2. Admission to Gillette is a purchased license, not a right, and the conditions of the license is following the rules of the Patriots. All they have to say is, "No Hernandez jerseys allowed," which is their right, and security can remove the person and if they are seasons ticket holders, the Pats can revoke the season tickets.

    3. There is precedent. Fans were removed from the Lions Ford Field for wearing "FIRE MATT MILLEN" jerseys.

    BTW, Gillette is not a public gathering. Route One, yes. Inside a place with guards to keep out people who do not have permission to enter isn't public.
     
  14. JarOfMayo51

    JarOfMayo51 In the Starting Line-Up

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    A) he hasnt been found guilty yet
    B) even if found guilty, its freedom of speech to wear whatever you want.. security would have no basis to kick someone out of a game because they're wearing a hernandez jersey. That us uneamerican, as much as you may not agree with it.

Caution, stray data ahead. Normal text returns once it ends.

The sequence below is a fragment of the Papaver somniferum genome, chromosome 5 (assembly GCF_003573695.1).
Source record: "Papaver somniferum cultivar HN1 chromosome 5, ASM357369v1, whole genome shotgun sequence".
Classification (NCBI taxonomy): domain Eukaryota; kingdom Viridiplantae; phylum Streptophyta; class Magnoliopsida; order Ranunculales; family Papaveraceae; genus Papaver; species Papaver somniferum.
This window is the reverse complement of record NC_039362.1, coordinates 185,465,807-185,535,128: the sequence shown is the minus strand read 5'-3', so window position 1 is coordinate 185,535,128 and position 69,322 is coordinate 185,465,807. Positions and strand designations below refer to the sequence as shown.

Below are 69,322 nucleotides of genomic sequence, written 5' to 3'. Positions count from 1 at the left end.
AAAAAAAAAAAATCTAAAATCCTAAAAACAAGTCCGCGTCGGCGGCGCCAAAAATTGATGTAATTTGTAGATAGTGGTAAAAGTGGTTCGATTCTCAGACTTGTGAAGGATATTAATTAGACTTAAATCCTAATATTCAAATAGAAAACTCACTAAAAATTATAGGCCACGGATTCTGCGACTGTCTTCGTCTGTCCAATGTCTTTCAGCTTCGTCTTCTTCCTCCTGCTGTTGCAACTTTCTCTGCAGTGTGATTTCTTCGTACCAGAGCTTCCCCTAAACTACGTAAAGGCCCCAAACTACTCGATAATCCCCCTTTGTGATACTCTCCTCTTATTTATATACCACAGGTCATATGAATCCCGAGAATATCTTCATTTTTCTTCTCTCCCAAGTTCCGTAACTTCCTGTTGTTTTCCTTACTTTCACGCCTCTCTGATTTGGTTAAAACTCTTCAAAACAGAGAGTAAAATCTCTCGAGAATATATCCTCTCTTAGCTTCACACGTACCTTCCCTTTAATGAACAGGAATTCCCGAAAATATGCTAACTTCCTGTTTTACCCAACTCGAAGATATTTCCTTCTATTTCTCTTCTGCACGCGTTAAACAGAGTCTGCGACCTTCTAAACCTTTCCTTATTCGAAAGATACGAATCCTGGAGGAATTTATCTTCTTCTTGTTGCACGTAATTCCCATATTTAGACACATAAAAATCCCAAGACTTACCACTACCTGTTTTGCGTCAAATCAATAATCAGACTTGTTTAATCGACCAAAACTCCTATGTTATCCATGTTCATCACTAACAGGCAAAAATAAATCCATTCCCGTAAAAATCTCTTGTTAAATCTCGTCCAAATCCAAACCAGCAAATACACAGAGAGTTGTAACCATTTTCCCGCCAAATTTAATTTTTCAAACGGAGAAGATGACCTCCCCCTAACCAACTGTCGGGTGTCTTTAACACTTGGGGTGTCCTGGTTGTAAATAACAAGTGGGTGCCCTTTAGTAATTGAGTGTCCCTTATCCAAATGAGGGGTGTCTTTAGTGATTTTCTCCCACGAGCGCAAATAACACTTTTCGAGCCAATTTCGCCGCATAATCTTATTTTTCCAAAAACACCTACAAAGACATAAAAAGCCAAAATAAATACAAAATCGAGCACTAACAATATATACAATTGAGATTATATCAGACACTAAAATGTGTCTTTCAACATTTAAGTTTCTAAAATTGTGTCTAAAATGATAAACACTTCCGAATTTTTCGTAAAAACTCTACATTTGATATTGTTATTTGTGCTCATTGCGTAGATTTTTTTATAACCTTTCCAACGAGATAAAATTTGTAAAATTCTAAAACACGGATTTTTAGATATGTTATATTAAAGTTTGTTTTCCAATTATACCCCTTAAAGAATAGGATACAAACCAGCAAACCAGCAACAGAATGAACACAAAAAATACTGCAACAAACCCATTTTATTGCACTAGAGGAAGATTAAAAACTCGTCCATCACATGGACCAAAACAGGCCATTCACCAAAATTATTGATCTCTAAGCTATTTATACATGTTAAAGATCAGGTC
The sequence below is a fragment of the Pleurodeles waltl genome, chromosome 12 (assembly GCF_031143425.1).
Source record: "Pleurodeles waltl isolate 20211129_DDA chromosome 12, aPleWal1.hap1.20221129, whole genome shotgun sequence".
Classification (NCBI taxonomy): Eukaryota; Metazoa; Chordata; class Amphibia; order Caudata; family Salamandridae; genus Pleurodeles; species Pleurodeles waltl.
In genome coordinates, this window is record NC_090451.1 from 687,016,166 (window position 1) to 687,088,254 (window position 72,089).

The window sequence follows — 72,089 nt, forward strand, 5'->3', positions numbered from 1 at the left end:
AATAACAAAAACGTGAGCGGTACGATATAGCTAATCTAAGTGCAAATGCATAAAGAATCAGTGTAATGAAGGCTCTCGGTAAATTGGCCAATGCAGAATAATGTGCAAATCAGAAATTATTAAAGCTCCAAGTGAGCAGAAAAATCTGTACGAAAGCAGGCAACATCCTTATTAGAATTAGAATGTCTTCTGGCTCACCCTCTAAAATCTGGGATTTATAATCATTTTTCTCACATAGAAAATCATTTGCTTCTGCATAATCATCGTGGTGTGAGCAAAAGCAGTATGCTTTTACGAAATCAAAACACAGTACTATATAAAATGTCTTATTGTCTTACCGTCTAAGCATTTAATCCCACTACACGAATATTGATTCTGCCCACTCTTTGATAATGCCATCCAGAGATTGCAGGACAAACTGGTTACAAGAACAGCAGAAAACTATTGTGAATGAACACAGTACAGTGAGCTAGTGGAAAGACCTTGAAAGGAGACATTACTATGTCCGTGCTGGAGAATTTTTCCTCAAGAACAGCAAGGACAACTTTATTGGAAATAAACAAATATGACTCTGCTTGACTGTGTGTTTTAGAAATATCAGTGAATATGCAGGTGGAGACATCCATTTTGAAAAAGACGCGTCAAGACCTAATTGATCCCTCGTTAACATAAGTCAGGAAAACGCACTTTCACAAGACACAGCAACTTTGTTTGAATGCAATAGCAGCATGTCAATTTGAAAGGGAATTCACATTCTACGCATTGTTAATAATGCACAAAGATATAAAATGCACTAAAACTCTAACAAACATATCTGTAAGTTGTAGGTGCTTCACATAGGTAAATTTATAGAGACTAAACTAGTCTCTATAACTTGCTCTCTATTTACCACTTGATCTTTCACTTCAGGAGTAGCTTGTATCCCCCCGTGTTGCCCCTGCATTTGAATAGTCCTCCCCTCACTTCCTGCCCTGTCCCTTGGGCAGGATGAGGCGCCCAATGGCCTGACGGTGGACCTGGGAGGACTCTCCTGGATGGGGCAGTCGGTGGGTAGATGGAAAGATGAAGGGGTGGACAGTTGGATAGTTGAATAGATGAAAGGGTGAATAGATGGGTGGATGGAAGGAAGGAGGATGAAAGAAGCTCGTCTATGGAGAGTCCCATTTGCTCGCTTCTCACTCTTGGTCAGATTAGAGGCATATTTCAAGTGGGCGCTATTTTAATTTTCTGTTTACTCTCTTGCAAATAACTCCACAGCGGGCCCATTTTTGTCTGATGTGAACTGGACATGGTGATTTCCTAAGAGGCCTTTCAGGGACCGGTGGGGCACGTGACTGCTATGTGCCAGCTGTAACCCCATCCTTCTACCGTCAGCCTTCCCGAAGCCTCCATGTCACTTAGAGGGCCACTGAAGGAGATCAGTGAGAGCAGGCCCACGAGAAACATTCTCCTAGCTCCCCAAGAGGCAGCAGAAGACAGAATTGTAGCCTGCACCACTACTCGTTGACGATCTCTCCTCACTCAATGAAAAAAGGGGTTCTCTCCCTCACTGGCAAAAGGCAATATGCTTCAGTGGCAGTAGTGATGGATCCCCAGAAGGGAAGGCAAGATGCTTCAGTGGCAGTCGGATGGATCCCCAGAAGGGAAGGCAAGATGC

C) there is the remote possibility that they arent paying attention to the news cycles etc this off season and might be a casual fan
     
  15. Deus Irae

    Deus Irae PatsFans.com Retired Jersey Club PatsFans.com Supporter

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    Security would be fools for doing that, and it's a shame that any human would think it's a good idea.
     
  16. rjw

    rjw PatsFans.com Supporter PatsFans.com Supporter

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    What gets me on the crazy amount of these jerseys, is the amount some of these people are asking. I'm talking about original listing price. I saw one asking $284 for a reebok knock-off.
     
  17. Fixit

    Fixit Experienced Starter w/First Big Contract